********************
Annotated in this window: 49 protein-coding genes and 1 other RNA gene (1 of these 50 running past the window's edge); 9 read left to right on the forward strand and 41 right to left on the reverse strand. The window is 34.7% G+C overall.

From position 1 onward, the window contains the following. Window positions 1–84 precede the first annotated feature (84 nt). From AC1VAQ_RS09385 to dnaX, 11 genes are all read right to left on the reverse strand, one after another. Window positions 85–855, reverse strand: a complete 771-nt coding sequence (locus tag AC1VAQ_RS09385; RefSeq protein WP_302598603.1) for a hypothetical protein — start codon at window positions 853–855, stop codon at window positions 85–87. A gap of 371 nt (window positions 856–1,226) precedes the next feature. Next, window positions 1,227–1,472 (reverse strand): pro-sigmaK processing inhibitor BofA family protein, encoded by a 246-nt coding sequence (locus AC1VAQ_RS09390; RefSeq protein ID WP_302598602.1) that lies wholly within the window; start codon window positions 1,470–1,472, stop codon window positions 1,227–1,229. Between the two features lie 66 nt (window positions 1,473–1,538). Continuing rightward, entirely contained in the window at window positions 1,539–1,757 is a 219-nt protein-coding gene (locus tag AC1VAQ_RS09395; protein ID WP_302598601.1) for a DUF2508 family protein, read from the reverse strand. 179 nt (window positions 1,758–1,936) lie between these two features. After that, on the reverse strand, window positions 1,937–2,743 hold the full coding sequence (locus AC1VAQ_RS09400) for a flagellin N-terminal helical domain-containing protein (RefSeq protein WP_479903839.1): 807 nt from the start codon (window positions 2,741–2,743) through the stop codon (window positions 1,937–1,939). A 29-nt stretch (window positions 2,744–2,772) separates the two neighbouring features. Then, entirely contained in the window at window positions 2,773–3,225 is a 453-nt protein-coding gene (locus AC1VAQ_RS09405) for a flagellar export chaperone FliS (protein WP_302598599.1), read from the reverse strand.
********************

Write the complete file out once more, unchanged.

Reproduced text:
Annotated in this window: 49 protein-coding genes and 1 other RNA gene (1 of these 50 running past the window's edge); 9 read left to right on the forward strand and 41 right to left on the reverse strand. The window is 34.7% G+C overall.

From position 1 onward, the window contains the following. Window positions 1–84 precede the first annotated feature (84 nt). From AC1VAQ_RS09385 to dnaX, 11 genes are all read right to left on the reverse strand, one after another. Window positions 85–855, reverse strand: a complete 771-nt coding sequence (locus tag AC1VAQ_RS09385; RefSeq protein WP_302598603.1) for a hypothetical protein — start codon at window positions 853–855, stop codon at window positions 85–87. A gap of 371 nt (window positions 856–1,226) precedes the next feature. Next, window positions 1,227–1,472 (reverse strand): pro-sigmaK processing inhibitor BofA family protein, encoded by a 246-nt coding sequence (locus AC1VAQ_RS09390; RefSeq protein ID WP_302598602.1) that lies wholly within the window; start codon window positions 1,470–1,472, stop codon window positions 1,227–1,229. Between the two features lie 66 nt (window positions 1,473–1,538). Continuing rightward, entirely contained in the window at window positions 1,539–1,757 is a 219-nt protein-coding gene (locus tag AC1VAQ_RS09395; protein ID WP_302598601.1) for a DUF2508 family protein, read from the reverse strand. 179 nt (window positions 1,758–1,936) lie between these two features. After that, on the reverse strand, window positions 1,937–2,743 hold the full coding sequence (locus AC1VAQ_RS09400) for a flagellin N-terminal helical domain-containing protein (RefSeq protein WP_479903839.1): 807 nt from the start codon (window positions 2,741–2,743) through the stop codon (window positions 1,937–1,939). A 29-nt stretch (window positions 2,744–2,772) separates the two neighbouring features. Then, entirely contained in the window at window positions 2,773–3,225 is a 453-nt protein-coding gene (locus AC1VAQ_RS09405) for a flagellar export chaperone FliS (protein WP_302598599.1), read from the reverse strand.